Friday, December 03, 2010

Airport madness

I refrained from commenting on the screening/pat down techniques at airport security until I had flown myself, which I did at the height of the controversy--on November 24, the day before Thanksgiving. I passed through security easily, though both of the airports I visited did not yet have the expensive new screening devices.

On my return, something else happened that was gravely disquieting. After we had passed through all the screening at the Phoenix Airport and were in the waiting area, my partner and I decided to have lunch, with a beer. The waiter demanded that we show IDs. My partner easily obliged with an driver's license. I do not have a driver's license, but I produced two pieces of identification, one a picture ID released by the State of New York. Unsatisfied, the waiter demanded that I produce my passport. I had in fact shown it when we went through security, but had packed it away because I thought that I would not be needing it any more. I refused and we left. Later, on plane, I bought a little bottle of red wine without showing any ID.

I have not been able to find what regulations, if any, pertain to the waiter's insistence that two pieces of ID were not enough, and I must produce a passport. One wonders what will be next: will I need a passport to go to the john--or just to breathe? Well, I am exaggerating. Still, the incident highlights the way that the Obama administration and its allies are no different from the Bush administration in extending social control under the pretext of "national security."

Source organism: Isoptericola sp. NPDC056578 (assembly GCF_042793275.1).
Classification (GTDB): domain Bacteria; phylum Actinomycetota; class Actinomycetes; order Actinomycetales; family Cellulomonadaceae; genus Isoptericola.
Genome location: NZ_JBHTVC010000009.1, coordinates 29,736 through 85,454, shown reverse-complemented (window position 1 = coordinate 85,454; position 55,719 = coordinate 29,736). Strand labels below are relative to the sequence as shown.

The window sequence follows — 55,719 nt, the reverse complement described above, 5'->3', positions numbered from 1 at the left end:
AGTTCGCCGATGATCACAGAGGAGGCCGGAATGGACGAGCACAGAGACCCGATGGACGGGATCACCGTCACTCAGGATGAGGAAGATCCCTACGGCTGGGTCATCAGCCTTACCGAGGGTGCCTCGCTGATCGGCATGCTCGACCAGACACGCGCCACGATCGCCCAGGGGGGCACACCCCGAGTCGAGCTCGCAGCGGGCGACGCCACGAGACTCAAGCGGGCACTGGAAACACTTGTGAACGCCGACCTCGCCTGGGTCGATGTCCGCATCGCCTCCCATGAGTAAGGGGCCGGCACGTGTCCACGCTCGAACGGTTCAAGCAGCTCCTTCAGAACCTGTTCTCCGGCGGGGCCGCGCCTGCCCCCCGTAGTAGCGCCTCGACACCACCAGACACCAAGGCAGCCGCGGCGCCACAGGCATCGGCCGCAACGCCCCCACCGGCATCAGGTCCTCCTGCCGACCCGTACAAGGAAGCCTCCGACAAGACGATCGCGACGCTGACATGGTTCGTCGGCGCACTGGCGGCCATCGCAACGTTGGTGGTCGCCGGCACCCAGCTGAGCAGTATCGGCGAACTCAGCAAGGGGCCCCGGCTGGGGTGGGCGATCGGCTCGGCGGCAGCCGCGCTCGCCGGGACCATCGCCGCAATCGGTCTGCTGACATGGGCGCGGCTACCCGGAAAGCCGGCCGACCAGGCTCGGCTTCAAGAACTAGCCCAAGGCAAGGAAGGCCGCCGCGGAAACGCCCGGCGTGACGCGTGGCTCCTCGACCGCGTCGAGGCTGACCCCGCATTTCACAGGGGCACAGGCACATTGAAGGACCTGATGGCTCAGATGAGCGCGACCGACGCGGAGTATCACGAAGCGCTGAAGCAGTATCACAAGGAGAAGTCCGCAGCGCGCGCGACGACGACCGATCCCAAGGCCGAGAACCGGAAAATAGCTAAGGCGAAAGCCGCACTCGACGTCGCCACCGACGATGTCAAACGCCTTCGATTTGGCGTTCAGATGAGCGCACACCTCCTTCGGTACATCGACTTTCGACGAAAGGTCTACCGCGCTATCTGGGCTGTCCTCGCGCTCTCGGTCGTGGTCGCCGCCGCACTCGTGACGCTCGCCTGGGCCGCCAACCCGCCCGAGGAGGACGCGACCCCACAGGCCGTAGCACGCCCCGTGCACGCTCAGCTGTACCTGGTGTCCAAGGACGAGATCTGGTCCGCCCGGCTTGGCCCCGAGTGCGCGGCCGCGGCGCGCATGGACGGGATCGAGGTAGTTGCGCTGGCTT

Today it is impossible to enter any major building in Manhattan, including my own Hunter College, without showing a picture ID that is acceptable to the checkers. A friend of mine defended this spreading blight by saying that it creates jobs. So it does, but only in the "service" area, and not in the realm of production, where we fall further behind Asia with each passing day.

On TV, Judge Andrew Napolitano (cousin of Big Sis?) has been hammering away against these abuses. Moreover, a brilliant account of why the new procedures of screening and patdowns are unconstitutional has been written by the legal scholar Jeffrey Rosen for the Washington Post. It is at:



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